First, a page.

The Second Legion played a major role in the development of the Antonine Wall, but what else do we know about them? Read on to find out more…
The Second Legion
One of the three legions involved in the construction of the Antonine Wall, the Legio II Augusta, seem to have spent most of their time in Wales, although they have two recorded incursions into Scotland. First they came to the wider Falkirk area with the Emperor Antoninus Pius in the late 130sCE and they later returned in Septimius Severus’s conquest attempt in 208CE (Pollard and Berry p.85). Like all the Legions that served in Britain, the Second Legion’s movements and orders were greatly affected by wider events across the empire which influenced where they were stationed across the provinces.
Potentially recruited by Augustus, then Octavian, the first Roman Emperor (see image below), the Second Legion fought against his main rival Marc Anthony on the Po eastern plains. They were later employed against Brutus and Cassius, the infamous assassins of Julius Caesar, during the 42BCE Battle of Philippi (Livius.org). The legion are further recorded to have served with Augustus in Germania, because the defeat of Varus and the loss of three Roman legions at Teutoburg Forest in 9CE led to an urgent need for reinforcements in the region (Pollard and Berry p.86).
The Second Legion first reached Britain in 43CE on the campaign of the Emperor Claudius, where they spent time in Silchester, Dorchester and Gloucester (Livius.org). Their Commander from 42CE was Titus Flavius Vespasianus. He later became the Emperor Vespasian (see below) after emerging victorious from the 69CE Civil War and founded the Flavian dynasty (Pollard and Berry p.86). Surviving records for the legion show they served in Wales in 75CE, allegedly refused the call to assist in the fight against Boudicca in 60-61CE, and mostly remained behind during the invasion of Agricola into Scotland. Although a few Second Legion units were apparently present during Agricola’s lauded victory at Mons Graupius, they did not engage with the enemy. The battle was instead won by auxiliary units, who then garrisoned Agricola’s forts (Pollard and Berry p.86).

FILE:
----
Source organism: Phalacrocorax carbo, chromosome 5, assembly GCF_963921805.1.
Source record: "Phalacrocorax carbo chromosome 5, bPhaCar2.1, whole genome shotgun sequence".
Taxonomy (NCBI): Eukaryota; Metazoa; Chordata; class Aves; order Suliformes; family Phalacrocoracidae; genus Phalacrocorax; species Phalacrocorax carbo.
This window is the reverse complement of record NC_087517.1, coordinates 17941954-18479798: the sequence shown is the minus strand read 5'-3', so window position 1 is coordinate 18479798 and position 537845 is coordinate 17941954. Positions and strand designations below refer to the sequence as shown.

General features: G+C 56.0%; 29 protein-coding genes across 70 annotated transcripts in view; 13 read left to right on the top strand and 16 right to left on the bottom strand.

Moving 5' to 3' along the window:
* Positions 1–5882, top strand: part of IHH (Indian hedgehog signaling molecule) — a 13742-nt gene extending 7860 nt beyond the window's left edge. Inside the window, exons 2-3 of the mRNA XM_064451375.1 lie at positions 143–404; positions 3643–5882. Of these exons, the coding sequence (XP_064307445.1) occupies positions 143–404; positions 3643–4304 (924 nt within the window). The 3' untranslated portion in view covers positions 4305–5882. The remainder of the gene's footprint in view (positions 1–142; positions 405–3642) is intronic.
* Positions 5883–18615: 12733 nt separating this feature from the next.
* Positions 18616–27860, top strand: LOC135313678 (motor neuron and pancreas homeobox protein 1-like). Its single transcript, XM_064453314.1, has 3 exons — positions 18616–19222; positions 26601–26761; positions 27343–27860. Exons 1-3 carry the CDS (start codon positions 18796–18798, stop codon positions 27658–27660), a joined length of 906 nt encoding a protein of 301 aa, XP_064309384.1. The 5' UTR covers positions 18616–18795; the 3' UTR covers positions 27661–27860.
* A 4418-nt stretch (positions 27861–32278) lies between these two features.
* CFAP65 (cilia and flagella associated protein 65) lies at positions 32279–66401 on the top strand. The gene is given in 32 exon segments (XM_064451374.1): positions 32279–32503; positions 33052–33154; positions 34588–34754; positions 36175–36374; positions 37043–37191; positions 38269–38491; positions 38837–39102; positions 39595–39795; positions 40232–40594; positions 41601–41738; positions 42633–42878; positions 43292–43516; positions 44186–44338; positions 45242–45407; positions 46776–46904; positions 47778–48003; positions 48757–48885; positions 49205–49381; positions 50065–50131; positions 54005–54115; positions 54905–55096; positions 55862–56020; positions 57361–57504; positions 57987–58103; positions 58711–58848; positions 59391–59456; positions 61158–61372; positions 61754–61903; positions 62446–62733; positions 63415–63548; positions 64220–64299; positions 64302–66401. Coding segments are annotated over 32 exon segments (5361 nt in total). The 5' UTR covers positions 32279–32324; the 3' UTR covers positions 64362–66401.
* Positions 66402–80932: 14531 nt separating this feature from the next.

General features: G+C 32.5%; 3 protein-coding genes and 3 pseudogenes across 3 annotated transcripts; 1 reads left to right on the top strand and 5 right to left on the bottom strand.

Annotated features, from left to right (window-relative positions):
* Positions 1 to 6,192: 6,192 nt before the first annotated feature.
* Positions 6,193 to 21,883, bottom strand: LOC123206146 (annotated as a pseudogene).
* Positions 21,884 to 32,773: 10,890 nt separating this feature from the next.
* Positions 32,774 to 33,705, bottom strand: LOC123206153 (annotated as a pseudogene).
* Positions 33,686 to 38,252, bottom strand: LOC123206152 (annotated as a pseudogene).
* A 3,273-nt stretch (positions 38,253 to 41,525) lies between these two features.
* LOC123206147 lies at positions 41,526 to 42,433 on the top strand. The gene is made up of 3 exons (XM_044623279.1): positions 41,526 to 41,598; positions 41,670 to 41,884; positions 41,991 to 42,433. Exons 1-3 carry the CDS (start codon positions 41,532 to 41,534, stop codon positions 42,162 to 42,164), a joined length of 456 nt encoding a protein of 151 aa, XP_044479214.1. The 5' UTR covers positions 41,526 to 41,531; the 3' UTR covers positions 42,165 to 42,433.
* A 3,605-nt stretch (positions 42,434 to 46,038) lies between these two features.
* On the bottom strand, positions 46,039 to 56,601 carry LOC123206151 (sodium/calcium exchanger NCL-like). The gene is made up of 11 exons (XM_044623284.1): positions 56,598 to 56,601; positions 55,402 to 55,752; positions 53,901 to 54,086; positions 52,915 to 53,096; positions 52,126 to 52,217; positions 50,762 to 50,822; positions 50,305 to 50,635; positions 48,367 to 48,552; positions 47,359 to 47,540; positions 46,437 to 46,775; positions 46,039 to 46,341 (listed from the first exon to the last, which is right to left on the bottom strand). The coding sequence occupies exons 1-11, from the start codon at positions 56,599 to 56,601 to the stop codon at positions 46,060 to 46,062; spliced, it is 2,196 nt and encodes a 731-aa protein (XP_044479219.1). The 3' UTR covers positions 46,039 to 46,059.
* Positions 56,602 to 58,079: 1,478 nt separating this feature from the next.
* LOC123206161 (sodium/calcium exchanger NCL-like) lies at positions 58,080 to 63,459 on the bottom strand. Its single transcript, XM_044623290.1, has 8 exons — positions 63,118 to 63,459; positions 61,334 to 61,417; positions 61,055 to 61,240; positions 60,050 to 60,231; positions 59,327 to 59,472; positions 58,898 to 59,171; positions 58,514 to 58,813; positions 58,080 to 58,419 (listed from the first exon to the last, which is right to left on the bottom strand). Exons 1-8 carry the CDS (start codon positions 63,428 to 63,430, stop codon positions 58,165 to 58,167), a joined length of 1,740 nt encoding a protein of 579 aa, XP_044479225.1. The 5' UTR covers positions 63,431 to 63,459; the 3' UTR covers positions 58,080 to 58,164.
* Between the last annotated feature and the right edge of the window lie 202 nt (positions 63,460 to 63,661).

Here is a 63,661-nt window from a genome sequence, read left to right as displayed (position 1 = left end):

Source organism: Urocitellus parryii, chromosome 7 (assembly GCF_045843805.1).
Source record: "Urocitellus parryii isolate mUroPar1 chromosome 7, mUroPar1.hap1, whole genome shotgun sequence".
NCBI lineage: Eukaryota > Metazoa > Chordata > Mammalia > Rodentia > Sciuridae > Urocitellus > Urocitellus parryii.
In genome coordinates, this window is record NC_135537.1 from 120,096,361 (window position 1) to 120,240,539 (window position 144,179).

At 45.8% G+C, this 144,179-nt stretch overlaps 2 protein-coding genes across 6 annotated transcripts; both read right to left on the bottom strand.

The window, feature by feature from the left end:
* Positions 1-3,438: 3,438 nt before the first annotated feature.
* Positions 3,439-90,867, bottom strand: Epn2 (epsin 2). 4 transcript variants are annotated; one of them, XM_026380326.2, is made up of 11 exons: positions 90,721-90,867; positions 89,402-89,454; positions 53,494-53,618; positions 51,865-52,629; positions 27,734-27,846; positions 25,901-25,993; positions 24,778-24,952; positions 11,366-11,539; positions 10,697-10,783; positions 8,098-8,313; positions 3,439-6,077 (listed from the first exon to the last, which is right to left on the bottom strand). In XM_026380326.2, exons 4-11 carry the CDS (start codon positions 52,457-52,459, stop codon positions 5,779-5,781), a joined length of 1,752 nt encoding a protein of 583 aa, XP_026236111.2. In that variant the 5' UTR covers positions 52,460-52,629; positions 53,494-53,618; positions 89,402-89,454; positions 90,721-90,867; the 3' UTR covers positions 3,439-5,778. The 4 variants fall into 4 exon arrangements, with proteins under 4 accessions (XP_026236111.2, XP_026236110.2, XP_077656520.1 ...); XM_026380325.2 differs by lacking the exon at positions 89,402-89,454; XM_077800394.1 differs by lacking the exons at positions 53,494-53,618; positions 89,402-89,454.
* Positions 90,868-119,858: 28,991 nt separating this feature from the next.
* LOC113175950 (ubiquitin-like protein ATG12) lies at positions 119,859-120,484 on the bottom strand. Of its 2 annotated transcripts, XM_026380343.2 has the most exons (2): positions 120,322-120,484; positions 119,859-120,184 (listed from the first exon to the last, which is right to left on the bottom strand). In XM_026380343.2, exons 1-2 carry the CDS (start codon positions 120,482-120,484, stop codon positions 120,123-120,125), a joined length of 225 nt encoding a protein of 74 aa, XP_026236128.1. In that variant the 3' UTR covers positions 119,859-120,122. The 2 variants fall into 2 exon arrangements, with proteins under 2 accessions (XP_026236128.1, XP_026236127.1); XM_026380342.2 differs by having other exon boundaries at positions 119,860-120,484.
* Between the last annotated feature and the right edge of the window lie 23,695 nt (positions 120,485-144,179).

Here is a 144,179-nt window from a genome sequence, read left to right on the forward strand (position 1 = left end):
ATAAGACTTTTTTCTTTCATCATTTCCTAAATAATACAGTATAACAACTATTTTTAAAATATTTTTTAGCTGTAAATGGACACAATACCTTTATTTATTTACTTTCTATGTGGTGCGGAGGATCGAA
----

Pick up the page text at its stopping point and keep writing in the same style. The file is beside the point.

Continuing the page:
The Antonine Wall
The whole legion marched into Scotland, or Caledonia as it was known to the Romans, under the reign of Antoninus Pius, successor to Hadrian. They began to build the Antonine Wall to defend their gains. Beginning in 139CE, the wall was completed in 142CE, with the help of two other legions, the Sixth Legion Victrix and the Twentieth Legion. Evidence of their role in its construction can be seen in their inscription to the goddess Fortuna excavated from Castlecary fort, and in the Bridgeness Tablet, dedicated to Antoninus Pius and decorated with a Roman cavalry soldier, both of which can be found within the Falkirk area (see top image) (“Castlecary: Site by Site”). Each legion was comprised of about 5,000 men, of which only 120 were horsemen (Le Glay, Voison and Le Bohec p.378). Cavalry, then, generally made up a minority of each legion. After the Antonine Wall was built, the Second Legion fought during the 155-158CE revolt in northern Britain, which resulted in a call for reinforcements from as far as Germania (Livius.org).
The Severan Dynasty
Of the three legions, the Second Legion Augusta had the closest connections with the Severan dynasty, which was established after the victory of Emperor Septimius Severus during the second civil war. They were recorded to have been heavily involved in Septimius Severus’s attempt to conquer Scotland between 208-211CE and had a Second Legion tribune in his brother Publius Septimius Geta in the 170sCE (Pollard and Berry pp.89, 92). By the third century, they had been granted the honorific title “Antonina,” meaning “dear to the Emperor,” by either Emperor Caracalla, the son of Septimius Severus, or a later Emperor Heliogalbus (Livius.org). Despite the efforts of Septimius Severus to subjugate Scotland, his son Caracalla, who had previously been engaged in his father’s campaigns, made peace with the Caledonians and re-established the border at Hadrian’s Wall. The Second Legion largely remained in their Welsh base at Caerleon from the mid-third century onwards and did not return to Scotland (Pollard and Berry p.92).
The Second Legion would have had their eagle standard, as with all Roman legions, and had sigils including Capricorn, Pegasus, or Mars, the Roman God of War. Of these, the most long lived was Capricorn (see above), which was the only one still in use by the legion by the third century CE (Livius.org). You can visit sites along the Antonine Wall in Falkirk and see what remains of the Second Legion’s efforts.
By Laura McWhinnie, Hidden Heritage Online: Ancient Falkirk volunteer.